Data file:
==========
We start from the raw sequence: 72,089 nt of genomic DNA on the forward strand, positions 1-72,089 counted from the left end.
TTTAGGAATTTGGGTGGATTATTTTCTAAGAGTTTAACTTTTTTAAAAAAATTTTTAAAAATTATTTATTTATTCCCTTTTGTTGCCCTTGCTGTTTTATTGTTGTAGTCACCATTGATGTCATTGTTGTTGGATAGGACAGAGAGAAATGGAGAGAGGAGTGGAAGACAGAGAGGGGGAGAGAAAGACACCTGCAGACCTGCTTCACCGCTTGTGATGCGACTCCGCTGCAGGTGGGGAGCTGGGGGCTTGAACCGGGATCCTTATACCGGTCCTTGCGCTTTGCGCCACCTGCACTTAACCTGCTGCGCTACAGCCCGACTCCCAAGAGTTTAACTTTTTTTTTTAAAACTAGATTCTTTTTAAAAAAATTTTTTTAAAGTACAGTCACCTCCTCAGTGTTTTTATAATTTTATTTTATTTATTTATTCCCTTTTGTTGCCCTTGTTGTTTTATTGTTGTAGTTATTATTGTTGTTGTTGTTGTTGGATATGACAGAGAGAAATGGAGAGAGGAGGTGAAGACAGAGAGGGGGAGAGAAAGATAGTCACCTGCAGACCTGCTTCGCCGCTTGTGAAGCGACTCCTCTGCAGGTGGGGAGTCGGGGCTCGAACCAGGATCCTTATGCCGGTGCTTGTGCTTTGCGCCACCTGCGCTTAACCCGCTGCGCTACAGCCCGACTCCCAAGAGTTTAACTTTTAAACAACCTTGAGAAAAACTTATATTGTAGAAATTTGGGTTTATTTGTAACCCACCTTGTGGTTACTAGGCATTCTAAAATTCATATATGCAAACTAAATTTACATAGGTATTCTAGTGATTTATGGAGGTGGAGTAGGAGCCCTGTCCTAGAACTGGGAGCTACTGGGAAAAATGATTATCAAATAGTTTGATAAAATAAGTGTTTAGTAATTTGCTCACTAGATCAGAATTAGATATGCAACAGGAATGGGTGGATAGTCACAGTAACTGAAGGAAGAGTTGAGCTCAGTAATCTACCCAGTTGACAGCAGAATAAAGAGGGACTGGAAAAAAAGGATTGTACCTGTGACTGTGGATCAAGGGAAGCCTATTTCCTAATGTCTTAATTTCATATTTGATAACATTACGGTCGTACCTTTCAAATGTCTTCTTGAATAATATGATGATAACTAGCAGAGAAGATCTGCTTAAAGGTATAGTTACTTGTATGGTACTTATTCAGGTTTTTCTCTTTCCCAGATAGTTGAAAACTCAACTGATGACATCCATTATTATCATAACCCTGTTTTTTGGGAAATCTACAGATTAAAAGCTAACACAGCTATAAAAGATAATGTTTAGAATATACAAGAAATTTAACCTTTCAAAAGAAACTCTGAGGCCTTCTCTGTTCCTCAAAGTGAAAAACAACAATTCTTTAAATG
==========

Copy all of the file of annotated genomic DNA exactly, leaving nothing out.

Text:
We start from the raw sequence: 72,089 nt of genomic DNA on the forward strand, positions 1-72,089 counted from the left end.
TTTAGGAATTTGGGTGGATTATTTTCTAAGAGTTTAACTTTTTTAAAAAAATTTTTAAAAATTATTTATTTATTCCCTTTTGTTGCCCTTGCTGTTTTATTGTTGTAGTCACCATTGATGTCATTGTTGTTGGATAGGACAGAGAGAAATGGAGAGAGGAGTGGAAGACAGAGAGGGGGAGAGAAAGACACCTGCAGACCTGCTTCACCGCTTGTGATGCGACTCCGCTGCAGGTGGGGAGCTGGGGGCTTGAACCGGGATCCTTATACCGGTCCTTGCGCTTTGCGCCACCTGCACTTAACCTGCTGCGCTACAGCCCGACTCCCAAGAGTTTAACTTTTTTTTTTAAAACTAGATTCTTTTTAAAAAAATTTTTTTAAAGTACAGTCACCTCCTCAGTGTTTTTATAATTTTATTTTATTTATTTATTCCCTTTTGTTGCCCTTGTTGTTTTATTGTTGTAGTTATTATTGTTGTTGTTGTTGTTGGATATGACAGAGAGAAATGGAGAGAGGAGGTGAAGACAGAGAGGGGGAGAGAAAGATAGTCACCTGCAGACCTGCTTCGCCGCTTGTGAAGCGACTCCTCTGCAGGTGGGGAGTCGGGGCTCGAACCAGGATCCTTATGCCGGTGCTTGTGCTTTGCGCCACCTGCGCTTAACCCGCTGCGCTACAGCCCGACTCCCAAGAGTTTAACTTTTAAACAACCTTGAGAAAAACTTATATTGTAGAAATTTGGGTTTATTTGTAACCCACCTTGTGGTTACTAGGCATTCTAAAATTCATATATGCAAACTAAATTTACATAGGTATTCTAGTGATTTATGGAGGTGGAGTAGGAGCCCTGTCCTAGAACTGGGAGCTACTGGGAAAAATGATTATCAAATAGTTTGATAAAATAAGTGTTTAGTAATTTGCTCACTAGATCAGAATTAGATATGCAACAGGAATGGGTGGATAGTCACAGTAACTGAAGGAAGAGTTGAGCTCAGTAATCTACCCAGTTGACAGCAGAATAAAGAGGGACTGGAAAAAAAGGATTGTACCTGTGACTGTGGATCAAGGGAAGCCTATTTCCTAATGTCTTAATTTCATATTTGATAACATTACGGTCGTACCTTTCAAATGTCTTCTTGAATAATATGATGATAACTAGCAGAGAAGATCTGCTTAAAGGTATAGTTACTTGTATGGTACTTATTCAGGTTTTTCTCTTTCCCAGATAGTTGAAAACTCAACTGATGACATCCATTATTATCATAACCCTGTTTTTTGGGAAATCTACAGATTAAAAGCTAACACAGCTATAAAAGATAATGTTTAGAATATACAAGAAATTTAACCTTTCAAAAGAAACTCTGAGGCCTTCTCTGTTCCTCAAAGTGAAAAACAACAATTCTTTAAATG